Toyota Camry Is Cheaper To Produce In Japan Compared To The US – THIS IS A PROBLEM
Kentucky Plant Will Be Restructured In Some Way Despite The $1 Billion Investment
In the wake of Trump’s largest push to ensure foreign investments in the country, the president of the largest Toyota plant in the world – the one in Kentucky, revealed that it is cheaper for Toyota to produce the Camry in Japan than in America.
Despite the fact that the last Camry became the most American car currently in production, plant president James said they risk a lot with continuing production on US soil. He shared this information with plant workers, obviously subtly informing them of some inevitable changes that will come their way.
“I’m not sharing this to scare you, but to heighten your awareness of the current risk we now have. But all of this is on the assumption that we can make as much progress in cost reduction and efficiency as we’ve made in quality and safety.”
In short, Kentucky plant has to diminish some of the extreme production-related costs. They already did it in the Tsutsumi plant in Japan with the introduction of the cost-cutting production system.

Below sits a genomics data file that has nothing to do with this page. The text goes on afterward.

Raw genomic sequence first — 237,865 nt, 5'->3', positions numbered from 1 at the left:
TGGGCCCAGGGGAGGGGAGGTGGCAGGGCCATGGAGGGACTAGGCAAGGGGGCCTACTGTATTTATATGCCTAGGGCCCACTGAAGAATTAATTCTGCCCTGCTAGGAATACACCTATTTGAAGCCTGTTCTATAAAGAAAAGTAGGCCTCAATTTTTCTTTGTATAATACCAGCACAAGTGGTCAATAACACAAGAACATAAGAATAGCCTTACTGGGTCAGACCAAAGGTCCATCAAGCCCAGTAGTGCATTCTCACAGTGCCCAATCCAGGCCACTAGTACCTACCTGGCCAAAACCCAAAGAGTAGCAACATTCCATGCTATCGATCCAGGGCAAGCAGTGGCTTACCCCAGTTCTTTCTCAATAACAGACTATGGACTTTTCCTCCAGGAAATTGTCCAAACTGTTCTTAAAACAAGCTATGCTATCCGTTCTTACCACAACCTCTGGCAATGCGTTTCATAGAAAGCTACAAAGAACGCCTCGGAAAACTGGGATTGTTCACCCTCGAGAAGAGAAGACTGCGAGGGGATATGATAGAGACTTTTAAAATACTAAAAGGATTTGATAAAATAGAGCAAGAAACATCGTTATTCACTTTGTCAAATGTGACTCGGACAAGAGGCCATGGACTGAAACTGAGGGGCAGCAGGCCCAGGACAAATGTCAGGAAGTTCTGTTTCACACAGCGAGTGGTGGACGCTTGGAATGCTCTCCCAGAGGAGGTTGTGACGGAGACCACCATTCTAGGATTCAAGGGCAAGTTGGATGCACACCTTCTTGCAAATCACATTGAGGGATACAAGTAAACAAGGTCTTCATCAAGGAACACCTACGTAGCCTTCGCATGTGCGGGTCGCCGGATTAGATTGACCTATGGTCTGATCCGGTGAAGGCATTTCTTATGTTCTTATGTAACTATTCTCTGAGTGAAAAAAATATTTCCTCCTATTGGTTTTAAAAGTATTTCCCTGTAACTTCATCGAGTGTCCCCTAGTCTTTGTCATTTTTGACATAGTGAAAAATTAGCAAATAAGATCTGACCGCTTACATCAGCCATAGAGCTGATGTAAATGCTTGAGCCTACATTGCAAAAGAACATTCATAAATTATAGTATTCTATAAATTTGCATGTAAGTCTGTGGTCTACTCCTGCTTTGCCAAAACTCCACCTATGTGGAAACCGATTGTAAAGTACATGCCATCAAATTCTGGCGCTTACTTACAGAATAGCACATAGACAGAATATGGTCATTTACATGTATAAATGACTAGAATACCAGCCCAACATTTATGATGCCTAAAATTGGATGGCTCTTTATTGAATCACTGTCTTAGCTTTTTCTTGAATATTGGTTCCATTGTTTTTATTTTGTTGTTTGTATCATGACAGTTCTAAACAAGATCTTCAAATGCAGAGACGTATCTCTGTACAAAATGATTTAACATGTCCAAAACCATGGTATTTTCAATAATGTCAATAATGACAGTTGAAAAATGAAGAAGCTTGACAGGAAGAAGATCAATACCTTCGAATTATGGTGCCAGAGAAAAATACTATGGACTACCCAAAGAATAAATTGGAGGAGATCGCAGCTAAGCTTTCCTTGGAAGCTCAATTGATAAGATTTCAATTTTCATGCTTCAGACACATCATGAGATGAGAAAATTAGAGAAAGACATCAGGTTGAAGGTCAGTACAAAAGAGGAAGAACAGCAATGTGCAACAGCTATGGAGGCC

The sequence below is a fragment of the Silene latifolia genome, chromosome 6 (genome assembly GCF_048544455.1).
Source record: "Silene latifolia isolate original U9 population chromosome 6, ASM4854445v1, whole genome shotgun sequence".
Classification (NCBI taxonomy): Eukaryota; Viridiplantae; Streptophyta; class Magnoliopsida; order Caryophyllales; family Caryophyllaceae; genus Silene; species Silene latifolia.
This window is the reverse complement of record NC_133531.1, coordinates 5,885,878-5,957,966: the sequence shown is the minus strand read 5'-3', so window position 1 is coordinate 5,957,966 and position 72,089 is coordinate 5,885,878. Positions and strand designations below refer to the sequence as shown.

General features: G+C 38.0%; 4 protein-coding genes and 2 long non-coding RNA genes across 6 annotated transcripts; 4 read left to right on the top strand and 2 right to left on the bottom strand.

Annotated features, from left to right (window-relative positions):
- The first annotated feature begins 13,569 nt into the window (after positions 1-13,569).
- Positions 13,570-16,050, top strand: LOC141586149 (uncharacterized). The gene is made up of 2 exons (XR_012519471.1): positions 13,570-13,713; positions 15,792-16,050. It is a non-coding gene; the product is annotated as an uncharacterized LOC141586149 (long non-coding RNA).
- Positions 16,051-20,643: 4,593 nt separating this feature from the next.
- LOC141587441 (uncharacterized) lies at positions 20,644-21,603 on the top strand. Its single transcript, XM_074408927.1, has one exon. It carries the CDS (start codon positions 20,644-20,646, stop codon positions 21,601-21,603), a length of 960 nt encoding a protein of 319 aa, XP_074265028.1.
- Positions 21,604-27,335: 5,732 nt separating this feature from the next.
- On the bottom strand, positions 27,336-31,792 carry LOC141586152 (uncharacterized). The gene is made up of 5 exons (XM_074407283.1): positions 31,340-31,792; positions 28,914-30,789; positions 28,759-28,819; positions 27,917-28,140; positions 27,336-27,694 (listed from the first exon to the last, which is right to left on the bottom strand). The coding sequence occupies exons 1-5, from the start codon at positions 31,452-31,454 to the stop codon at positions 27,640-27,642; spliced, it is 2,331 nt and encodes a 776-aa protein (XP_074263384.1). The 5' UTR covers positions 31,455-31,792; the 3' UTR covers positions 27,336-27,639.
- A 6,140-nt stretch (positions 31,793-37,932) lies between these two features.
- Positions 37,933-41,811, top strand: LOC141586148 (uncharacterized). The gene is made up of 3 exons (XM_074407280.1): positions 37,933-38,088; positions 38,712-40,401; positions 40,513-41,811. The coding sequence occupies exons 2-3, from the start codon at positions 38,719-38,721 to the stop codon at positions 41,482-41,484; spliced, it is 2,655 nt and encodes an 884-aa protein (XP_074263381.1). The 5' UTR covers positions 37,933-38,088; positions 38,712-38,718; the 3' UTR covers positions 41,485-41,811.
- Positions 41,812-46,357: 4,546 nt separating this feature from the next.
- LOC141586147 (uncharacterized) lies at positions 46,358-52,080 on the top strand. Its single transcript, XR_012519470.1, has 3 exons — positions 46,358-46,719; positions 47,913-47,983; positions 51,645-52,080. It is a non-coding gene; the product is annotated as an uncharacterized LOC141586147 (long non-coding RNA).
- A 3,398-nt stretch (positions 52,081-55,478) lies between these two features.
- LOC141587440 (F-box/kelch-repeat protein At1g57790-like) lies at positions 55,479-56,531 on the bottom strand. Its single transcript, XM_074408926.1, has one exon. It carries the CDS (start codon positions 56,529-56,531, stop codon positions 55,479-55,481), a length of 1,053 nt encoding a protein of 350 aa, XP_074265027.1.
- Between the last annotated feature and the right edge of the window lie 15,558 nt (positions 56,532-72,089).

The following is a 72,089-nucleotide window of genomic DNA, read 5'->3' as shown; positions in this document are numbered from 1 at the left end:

Toyota Kentucky Plant Workers Warned
Interestingly enough, Toyota did invest $1 billion in the Kentucky plant. Yet, the investment did not prepare the company for the cost-cutting production system. If it did, freed up cash would end up in the Research and Development division for electrification and artificial intelligence. Obviously, this is a big part of the car world of tomorrow and companies have to seek out new ways to challenge the issue. In that regard, we may actually expect some serious changes in the short-term. They could make the largest Toyota plant eligible for acceptance of the new cost-cutting production system.
I still do not know will this affect the number of workers or the salaries at the company. Yet, Kentucky plant is a secure place for Toyota production. Latest investment transformed the production lines and prepared workers for Toyota’s New Global Architecture. This platform will underpin a number of new models.
Let’s get back to the business at hand.
It seems that Toyota may have a rather serious problem. They have to find a way to cut the production costs at the plant.
Harley Shaiken, a labor professor at the University of California Berkeley commented the issue – “Toyota is trying to make the choice not between joining a union or not, but between voting for a union or having a job.”
Will James even added this – “If you can make more profit from a Tsutsumi Camry than a Kentucky-built one, which plant would you pick to build it?”
All of the information included here was spruced from a video obtained by Bloomberg.